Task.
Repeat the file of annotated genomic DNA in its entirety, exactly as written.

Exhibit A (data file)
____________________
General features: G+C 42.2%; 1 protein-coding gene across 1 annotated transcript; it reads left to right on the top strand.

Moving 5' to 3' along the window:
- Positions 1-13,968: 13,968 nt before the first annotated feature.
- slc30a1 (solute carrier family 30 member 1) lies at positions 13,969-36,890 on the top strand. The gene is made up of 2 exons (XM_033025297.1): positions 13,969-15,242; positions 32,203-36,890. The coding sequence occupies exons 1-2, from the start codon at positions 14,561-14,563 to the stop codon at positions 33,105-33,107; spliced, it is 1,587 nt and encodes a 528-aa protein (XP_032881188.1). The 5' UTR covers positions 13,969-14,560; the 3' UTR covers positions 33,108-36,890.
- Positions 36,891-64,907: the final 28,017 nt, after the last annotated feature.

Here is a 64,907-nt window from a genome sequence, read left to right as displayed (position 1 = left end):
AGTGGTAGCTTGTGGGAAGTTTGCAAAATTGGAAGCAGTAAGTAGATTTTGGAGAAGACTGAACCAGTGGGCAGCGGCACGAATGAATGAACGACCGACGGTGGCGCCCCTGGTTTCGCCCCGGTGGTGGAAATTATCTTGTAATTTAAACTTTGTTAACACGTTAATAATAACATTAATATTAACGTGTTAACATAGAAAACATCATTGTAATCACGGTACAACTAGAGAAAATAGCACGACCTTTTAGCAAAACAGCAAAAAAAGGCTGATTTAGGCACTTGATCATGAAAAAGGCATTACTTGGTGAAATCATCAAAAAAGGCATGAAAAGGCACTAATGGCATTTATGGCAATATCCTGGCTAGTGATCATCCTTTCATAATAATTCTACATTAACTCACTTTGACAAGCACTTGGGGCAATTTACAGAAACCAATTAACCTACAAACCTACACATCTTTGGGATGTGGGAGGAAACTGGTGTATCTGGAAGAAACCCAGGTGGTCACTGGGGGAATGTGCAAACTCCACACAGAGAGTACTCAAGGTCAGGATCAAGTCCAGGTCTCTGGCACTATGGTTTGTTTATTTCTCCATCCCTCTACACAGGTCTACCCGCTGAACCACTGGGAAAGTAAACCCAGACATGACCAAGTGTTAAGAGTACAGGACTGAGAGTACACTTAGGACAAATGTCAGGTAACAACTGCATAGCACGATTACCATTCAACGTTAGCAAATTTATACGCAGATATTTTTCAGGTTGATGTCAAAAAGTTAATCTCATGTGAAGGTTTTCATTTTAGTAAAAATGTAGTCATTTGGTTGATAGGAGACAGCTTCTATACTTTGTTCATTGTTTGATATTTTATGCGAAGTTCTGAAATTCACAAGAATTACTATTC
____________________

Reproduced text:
General features: G+C 42.2%; 1 protein-coding gene across 1 annotated transcript; it reads left to right on the top strand.

Moving 5' to 3' along the window:
- Positions 1-13,968: 13,968 nt before the first annotated feature.
- slc30a1 (solute carrier family 30 member 1) lies at positions 13,969-36,890 on the top strand. The gene is made up of 2 exons (XM_033025297.1): positions 13,969-15,242; positions 32,203-36,890. The coding sequence occupies exons 1-2, from the start codon at positions 14,561-14,563 to the stop codon at positions 33,105-33,107; spliced, it is 1,587 nt and encodes a 528-aa protein (XP_032881188.1). The 5' UTR covers positions 13,969-14,560; the 3' UTR covers positions 33,108-36,890.
- Positions 36,891-64,907: the final 28,017 nt, after the last annotated feature.

Here is a 64,907-nt window from a genome sequence, read left to right as displayed (position 1 = left end):
AGTGGTAGCTTGTGGGAAGTTTGCAAAATTGGAAGCAGTAAGTAGATTTTGGAGAAGACTGAACCAGTGGGCAGCGGCACGAATGAATGAACGACCGACGGTGGCGCCCCTGGTTTCGCCCCGGTGGTGGAAATTATCTTGTAATTTAAACTTTGTTAACACGTTAATAATAACATTAATATTAACGTGTTAACATAGAAAACATCATTGTAATCACGGTACAACTAGAGAAAATAGCACGACCTTTTAGCAAAACAGCAAAAAAAGGCTGATTTAGGCACTTGATCATGAAAAAGGCATTACTTGGTGAAATCATCAAAAAAGGCATGAAAAGGCACTAATGGCATTTATGGCAATATCCTGGCTAGTGATCATCCTTTCATAATAATTCTACATTAACTCACTTTGACAAGCACTTGGGGCAATTTACAGAAACCAATTAACCTACAAACCTACACATCTTTGGGATGTGGGAGGAAACTGGTGTATCTGGAAGAAACCCAGGTGGTCACTGGGGGAATGTGCAAACTCCACACAGAGAGTACTCAAGGTCAGGATCAAGTCCAGGTCTCTGGCACTATGGTTTGTTTATTTCTCCATCCCTCTACACAGGTCTACCCGCTGAACCACTGGGAAAGTAAACCCAGACATGACCAAGTGTTAAGAGTACAGGACTGAGAGTACACTTAGGACAAATGTCAGGTAACAACTGCATAGCACGATTACCATTCAACGTTAGCAAATTTATACGCAGATATTTTTCAGGTTGATGTCAAAAAGTTAATCTCATGTGAAGGTTTTCATTTTAGTAAAAATGTAGTCATTTGGTTGATAGGAGACAGCTTCTATACTTTGTTCATTGTTTGATATTTTATGCGAAGTTCTGAAATTCACAAGAATTACTATTC